Is this the end of the line for Kaspersky?

Kaspersky faces an uphill battle after the UK government is warned off
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As the UK government is warned off from using Kaspersky products, Rob Horgan examines what impact that decision will have on the Russian firm, its partners and the Channel as a whole

Eugene Kaspersky

Eugene Kaspersky

Kaspersky's days in the West could soon be numbered – in fact, they probably already are. Public confidence in the Russian cybersecurity firm is shaky to say the very least, as the Sword of the Damocles inches closer to the under-fire firm. Now that may sound like a big jump or a tremendous assumption to make, considering the current climate, but the reality is that Kaspersky is in real danger of having the door abruptly slammed in its face. If things continue in the vein that they are currently going, Kaspersky could soon be banished from Europe and the US altogether.

The first major UK firm to succumb to the concerns circulating around Kaspersky is Barclays. Quick on the heels of the National Cyber Security Centre’s (NCSC) decision to advise the UK Government against using Kaspersky products, Barclays pulled the plug on dealings with the Russian software firm. Removing Kaspersky’s security software from its list of customer offerings, Barclays snap reaction lays weight to the argument that commercial firms can be – and evidently are – easily swayed by government stances. That would seem especially true when it comes to matters of internet security. In this day and age, when cybersecurity is playing havoc at the forefront of everyone’s paranoia – yet low down on most people’s understanding (including government officials) – Kaspersky appears to be being prepped to take a bullet.

Barclays official stance was that while it was removing the product it was not encouraging users to strip Kaskpersky software from their PCs (perfectly contradictory). “Following the information that’s been shared in the news we will no longer be offering Kasperky’s free service,” a Barclay’s spokesperson said. “We’ve made the precautionary decision to no longer offer Kaspersky software to new users. However, there’s nothing to suggest that customers need to stop using Kaspersky. At this stage there is no action for you to take. It’s important that you continue to protect yourself with anti-virus software.”

At this point it is integral to point out that Kaspersky has not been found guilty of any wrongdoing. Its only proven ‘crime’ – if it can even be called that – is the fact that it is a Russian company, with a Russian founder, that pays its taxes to the Russian government. In fact, like Barclays the NCSC urged people not to drop Kaspersky on the back of its own warning. “We see no compelling case at present to extend that advice to the wider public sector, more general enterprises, or individuals,” a NCSC spokesperson said. “We really don’t want people doing things like ripping out Kaspersky software at large, as it makes little sense.”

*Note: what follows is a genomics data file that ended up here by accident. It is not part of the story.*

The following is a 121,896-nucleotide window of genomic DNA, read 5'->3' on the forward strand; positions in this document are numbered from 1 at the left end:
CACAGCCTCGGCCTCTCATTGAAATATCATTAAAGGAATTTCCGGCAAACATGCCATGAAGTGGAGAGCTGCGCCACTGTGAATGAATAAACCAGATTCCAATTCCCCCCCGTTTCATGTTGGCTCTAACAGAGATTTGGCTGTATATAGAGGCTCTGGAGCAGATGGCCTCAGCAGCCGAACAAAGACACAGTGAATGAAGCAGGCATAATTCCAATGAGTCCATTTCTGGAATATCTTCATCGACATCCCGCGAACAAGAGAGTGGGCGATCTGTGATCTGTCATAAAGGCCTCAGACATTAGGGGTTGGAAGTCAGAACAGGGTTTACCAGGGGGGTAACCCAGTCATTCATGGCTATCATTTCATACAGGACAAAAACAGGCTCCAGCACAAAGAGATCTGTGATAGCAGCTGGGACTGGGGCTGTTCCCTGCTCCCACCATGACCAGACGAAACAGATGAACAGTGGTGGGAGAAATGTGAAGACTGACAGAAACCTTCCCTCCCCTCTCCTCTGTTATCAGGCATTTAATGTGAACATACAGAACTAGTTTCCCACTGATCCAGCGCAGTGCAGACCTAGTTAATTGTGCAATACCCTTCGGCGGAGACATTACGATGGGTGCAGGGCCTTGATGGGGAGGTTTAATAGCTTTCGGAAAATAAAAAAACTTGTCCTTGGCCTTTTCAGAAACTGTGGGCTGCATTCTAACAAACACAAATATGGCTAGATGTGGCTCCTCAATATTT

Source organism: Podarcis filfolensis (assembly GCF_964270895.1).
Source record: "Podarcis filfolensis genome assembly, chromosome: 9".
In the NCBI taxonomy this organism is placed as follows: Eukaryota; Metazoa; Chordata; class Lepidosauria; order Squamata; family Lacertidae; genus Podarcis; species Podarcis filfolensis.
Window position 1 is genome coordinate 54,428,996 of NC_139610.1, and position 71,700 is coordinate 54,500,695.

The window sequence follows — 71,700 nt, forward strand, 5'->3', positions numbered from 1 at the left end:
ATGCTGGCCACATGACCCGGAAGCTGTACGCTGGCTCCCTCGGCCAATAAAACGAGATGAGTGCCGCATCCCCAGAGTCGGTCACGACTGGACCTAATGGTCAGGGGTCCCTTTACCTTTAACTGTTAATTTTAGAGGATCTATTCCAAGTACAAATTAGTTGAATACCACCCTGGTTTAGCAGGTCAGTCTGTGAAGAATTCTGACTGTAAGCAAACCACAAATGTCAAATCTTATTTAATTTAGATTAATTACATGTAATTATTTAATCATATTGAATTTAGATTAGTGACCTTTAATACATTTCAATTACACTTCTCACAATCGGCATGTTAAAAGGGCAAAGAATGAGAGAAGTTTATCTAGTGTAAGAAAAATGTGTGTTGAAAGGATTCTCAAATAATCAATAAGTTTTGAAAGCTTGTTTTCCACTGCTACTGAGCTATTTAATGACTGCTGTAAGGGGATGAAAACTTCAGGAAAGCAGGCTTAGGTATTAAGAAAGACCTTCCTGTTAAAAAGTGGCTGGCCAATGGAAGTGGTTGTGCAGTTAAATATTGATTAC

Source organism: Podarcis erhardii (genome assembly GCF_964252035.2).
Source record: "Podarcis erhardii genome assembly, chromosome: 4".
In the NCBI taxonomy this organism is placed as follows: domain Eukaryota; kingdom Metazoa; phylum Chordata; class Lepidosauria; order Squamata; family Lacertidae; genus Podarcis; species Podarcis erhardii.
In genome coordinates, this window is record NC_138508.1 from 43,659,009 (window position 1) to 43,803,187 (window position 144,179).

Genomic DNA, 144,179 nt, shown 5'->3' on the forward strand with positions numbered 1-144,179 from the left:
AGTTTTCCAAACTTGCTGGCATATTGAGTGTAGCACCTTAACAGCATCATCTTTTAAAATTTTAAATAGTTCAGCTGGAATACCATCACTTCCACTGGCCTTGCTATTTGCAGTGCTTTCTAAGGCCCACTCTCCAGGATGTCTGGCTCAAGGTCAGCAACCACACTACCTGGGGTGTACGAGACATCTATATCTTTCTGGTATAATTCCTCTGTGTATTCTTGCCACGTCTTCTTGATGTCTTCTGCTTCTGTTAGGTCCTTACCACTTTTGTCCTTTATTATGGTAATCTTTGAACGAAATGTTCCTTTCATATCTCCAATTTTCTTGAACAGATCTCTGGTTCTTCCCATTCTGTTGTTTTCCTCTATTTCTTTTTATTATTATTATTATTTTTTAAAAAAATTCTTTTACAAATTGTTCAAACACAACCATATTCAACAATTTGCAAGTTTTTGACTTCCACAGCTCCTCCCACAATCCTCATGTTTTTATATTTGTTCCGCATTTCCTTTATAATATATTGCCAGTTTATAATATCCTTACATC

And yet, Barclays isn’t the first major company to react to the mounting speculation surrounding Kaspersky’s true intentions and most probably won’t be the last. Earlier in the year, after the US Department of Homeland Security announced that it was ‘concerned about ties between certain Kaspersky officials and Russian intelligence’, retailers began banishing Kaspersky products from their shelves across the US and UK. While Amazon still offers Kaspersky products (a big confidence boost for the security firm) Best Buy, Office Depot, Office Max, Staples and Target have either stopped selling or are phasing out Kaspersky products.

Each time Kaspersky is accused of spying, its charismatic founder Eugene Kaspersky jumps to his companies defence. Time after time we have heard him pleading his companies good intentions, and promising to be completely transparent. For now the UK distributors and retailers who deal with Kaspersky are – on the whole – sticking with the Russian firm, however the mounting pressure may take that choice out of their hands. (The fact that Kaspersky’s Channel partners have kept tight-lipped on the subject so far tells its own story.)

As nations point their fingers at one another and cyber warfare becomes a reality, the distrust that is already building will eventually become too great to ignore. According to chief security officer at SecureData Charl van der Walt, it is only a matter of time before Cyber Balkanisation – effectively borders on the internet – comes into force.

“In a reality where nations are in conflict… it would be grossly irresponsible of any nation who sees Russia as a threat to allow any government department or significant business entity to be using any Russian technology, let alone something so deeply embedded as an antivirus engine,” he said. “It won’t stop with Russia either. China is already in the firing line and governments will increasingly see their technologies and systems being shunned. This is why Cyber Balkanisation seems like such an inevitable tragedy: if the West starts rejecting Russian and Chinese technologies, why wouldn’t those two countries do the same? Inevitably pro-western allies like Israel and Western Europe will be painted with the same brush. All the way up and down the computing stack, governments and companies will be forced to choose vendors with which they feel a political alliance.”

If van der Walt is correct, Kaspersky may just be the tip of the iceberg as virtual borders are drawn in cyber space. The Channel will have a large say in the matter as individual partners must decide whether to follow in their government’s footsteps or to commit to their existing business partnerships.  

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